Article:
On the Bench: End dangerous masculinity in football

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While male players in many professional sports show sentiment, slaps on the rear ends of fellow players isn’t what I would call affection.

University of Houston football coach, Tom Herman, kisses his players on the cheek before each game. Make no mistake, however, the kisses are given with full consent and the players are not weirded out by it. In fact, many of the players look forward to it.

“A kiss on the cheek is when he shows his love for us. No one here is thinking, ‘oh I shouldn’t let him kiss me.’” Garrett Davis, safety for the University of Houston, said.

As a physically rough sport, it’s rare to see soft and warm displays of affection in football. Both players and fans alike often take the physical brutality of football at face value, and forget the emotions of the players involved. Herman has set out to change that. For the last 10 years, he has been kissing his players on the cheek.

Herman has earned praise from psychologists for his actions.

“He’s disrupting a stereotype about boys and men, a notion of masculinity that says boys and men are only driven by the desire for competition and autonomy,” said Niobe Way, a psychology professor at NYU.

Herman says that the kisses are a part of his plan to treat his players as if they were his own sons.

“I’m a bit confused as to why it’s garnered so much attention … I think most college coaches would tell a young man in recruiting ‘Hey, I’m going to love you’ or ‘treat you like my own son.’”

Herman later detailed his sadness at how uncommon this is.

“They said it was the first time that they’ve ever been kissed by a man. Which is a shame in our society.”

Herman is right. It’s embarrassing that players are ashamed to reveal their emotions for fear of being labeled as less manly, as if they would be deemed weaker for being human.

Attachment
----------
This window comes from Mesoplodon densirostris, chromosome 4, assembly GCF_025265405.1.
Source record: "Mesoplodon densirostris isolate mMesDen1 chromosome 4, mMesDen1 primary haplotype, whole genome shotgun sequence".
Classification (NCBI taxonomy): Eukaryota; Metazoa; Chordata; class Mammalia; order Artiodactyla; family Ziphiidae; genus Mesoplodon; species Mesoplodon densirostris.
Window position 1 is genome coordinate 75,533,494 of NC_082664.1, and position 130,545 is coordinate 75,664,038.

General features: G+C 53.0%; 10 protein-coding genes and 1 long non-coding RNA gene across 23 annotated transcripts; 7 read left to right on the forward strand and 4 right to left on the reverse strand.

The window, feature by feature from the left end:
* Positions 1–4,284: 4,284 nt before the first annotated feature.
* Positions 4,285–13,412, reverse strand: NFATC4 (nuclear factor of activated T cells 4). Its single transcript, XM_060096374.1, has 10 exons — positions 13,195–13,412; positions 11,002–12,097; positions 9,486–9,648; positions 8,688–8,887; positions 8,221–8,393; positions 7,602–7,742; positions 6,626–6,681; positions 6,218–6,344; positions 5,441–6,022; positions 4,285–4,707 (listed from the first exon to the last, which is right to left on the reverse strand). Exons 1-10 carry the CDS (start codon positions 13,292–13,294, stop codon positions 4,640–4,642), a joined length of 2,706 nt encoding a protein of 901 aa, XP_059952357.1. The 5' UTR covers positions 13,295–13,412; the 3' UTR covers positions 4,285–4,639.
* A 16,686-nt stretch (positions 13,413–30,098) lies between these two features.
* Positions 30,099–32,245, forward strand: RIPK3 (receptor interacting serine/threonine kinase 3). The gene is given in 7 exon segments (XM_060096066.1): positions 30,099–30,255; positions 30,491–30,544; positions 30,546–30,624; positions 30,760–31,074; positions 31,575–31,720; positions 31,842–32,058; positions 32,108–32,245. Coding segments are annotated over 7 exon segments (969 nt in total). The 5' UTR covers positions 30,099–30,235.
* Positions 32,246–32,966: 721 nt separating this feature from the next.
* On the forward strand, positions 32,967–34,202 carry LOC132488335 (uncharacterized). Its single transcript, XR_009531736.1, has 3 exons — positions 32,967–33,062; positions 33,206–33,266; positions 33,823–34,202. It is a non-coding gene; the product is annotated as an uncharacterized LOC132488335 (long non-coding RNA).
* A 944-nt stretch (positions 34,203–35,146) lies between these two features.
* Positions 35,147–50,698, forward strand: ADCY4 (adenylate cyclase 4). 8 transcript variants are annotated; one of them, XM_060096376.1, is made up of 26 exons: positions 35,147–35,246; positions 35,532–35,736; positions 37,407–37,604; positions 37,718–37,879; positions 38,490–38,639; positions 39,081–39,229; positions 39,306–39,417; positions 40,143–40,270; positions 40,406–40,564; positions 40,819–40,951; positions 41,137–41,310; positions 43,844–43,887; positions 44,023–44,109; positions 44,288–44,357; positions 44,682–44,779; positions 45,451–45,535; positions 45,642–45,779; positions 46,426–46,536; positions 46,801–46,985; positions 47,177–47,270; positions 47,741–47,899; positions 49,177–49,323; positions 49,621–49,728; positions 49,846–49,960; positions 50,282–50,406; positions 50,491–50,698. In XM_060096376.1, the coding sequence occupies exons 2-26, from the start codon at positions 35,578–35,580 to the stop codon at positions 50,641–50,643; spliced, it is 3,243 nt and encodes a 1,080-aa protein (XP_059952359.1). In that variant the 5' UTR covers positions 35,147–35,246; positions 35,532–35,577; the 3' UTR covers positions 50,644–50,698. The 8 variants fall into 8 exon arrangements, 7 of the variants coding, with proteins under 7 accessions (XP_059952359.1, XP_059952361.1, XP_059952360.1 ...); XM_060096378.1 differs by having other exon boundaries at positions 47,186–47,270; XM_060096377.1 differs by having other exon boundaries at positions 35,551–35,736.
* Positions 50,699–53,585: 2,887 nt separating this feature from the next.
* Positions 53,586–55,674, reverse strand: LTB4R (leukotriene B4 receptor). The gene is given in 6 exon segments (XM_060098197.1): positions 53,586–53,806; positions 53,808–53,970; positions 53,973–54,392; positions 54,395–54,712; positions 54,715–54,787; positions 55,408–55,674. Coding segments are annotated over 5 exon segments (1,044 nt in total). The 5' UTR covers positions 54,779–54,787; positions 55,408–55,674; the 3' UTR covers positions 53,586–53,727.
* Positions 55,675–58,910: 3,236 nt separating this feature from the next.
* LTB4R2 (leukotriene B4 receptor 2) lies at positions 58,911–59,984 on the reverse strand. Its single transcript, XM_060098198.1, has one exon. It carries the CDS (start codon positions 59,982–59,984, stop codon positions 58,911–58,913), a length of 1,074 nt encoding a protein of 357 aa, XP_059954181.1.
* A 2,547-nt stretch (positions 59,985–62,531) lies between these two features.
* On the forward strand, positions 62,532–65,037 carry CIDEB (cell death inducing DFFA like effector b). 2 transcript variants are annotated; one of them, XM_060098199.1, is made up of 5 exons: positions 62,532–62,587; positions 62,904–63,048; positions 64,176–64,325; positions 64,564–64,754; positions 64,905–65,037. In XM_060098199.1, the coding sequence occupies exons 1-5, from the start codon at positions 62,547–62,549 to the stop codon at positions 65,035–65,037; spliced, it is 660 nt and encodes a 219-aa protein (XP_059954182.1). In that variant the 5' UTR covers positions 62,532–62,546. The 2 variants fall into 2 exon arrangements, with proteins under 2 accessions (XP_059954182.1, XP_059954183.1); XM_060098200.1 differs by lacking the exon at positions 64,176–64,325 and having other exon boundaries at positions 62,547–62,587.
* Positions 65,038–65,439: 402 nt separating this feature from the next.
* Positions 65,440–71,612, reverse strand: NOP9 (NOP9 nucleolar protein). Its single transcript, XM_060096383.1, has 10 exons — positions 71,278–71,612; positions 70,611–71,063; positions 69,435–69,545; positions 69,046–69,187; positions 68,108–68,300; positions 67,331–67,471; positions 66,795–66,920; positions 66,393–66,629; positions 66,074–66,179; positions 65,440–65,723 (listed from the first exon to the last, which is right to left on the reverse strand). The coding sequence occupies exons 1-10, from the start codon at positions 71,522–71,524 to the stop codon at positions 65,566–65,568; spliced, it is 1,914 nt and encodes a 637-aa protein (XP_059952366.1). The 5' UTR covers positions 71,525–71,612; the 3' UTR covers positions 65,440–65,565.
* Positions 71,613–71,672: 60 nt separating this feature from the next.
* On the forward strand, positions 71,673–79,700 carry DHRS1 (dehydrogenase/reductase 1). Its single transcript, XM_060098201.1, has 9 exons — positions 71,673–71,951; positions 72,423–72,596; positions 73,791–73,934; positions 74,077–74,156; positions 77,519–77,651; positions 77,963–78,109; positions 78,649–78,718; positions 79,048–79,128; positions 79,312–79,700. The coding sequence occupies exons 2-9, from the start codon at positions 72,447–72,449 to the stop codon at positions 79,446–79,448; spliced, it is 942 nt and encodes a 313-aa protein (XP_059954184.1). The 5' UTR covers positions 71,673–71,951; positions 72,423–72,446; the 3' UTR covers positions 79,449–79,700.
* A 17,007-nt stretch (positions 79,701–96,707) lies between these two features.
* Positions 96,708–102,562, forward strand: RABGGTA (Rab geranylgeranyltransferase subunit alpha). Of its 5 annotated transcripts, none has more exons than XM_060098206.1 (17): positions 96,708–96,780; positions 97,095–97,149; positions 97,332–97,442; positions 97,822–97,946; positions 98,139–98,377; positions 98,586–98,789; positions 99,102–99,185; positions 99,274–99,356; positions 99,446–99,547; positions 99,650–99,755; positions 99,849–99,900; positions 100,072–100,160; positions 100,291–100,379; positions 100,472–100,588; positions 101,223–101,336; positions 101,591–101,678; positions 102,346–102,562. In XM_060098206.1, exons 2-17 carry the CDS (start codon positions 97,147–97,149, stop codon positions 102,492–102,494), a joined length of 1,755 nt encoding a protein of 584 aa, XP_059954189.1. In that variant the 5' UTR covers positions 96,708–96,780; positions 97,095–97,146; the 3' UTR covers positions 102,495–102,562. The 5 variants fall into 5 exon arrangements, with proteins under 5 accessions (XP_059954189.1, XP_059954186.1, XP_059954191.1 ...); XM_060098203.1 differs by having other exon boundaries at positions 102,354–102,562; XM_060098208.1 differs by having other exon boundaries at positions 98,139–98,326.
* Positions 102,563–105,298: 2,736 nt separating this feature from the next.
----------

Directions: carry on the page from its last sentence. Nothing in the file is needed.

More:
“Deep Secrets” by Way details the change in relationships between men at different ages. As men get older they tend to avoid emotional intimacy with other men out of fear of being labelled as gay, ending with a “crisis of connection.” Way went on to explain more.

“What we’re driven by is the desire to be in connected communities. That you would funnel this into a connective spirit – that’s the way sports should be played.”

It’s time that football players be allowed to show human emotions. They are not machines let loose on game day to fight the enemy. Sports are about brining different communities of people together to celebrate, and this should be no different on the field. Players should feel free to hug each other and show emotions with no fear. This level of hyper masculinity, often referred to as toxic masculinity, is old fashioned. It’s time we change that. In addition to having coaches who care about the emotional health of their players, we should take action as fans. Being the driving force behind professional sports, it’s our job to show that we care about the players as well, not just their performance on game day. Fans wouldn’t insult a player who hugs his children, so why is it okay for fans to insult a player who cares for his teammates?

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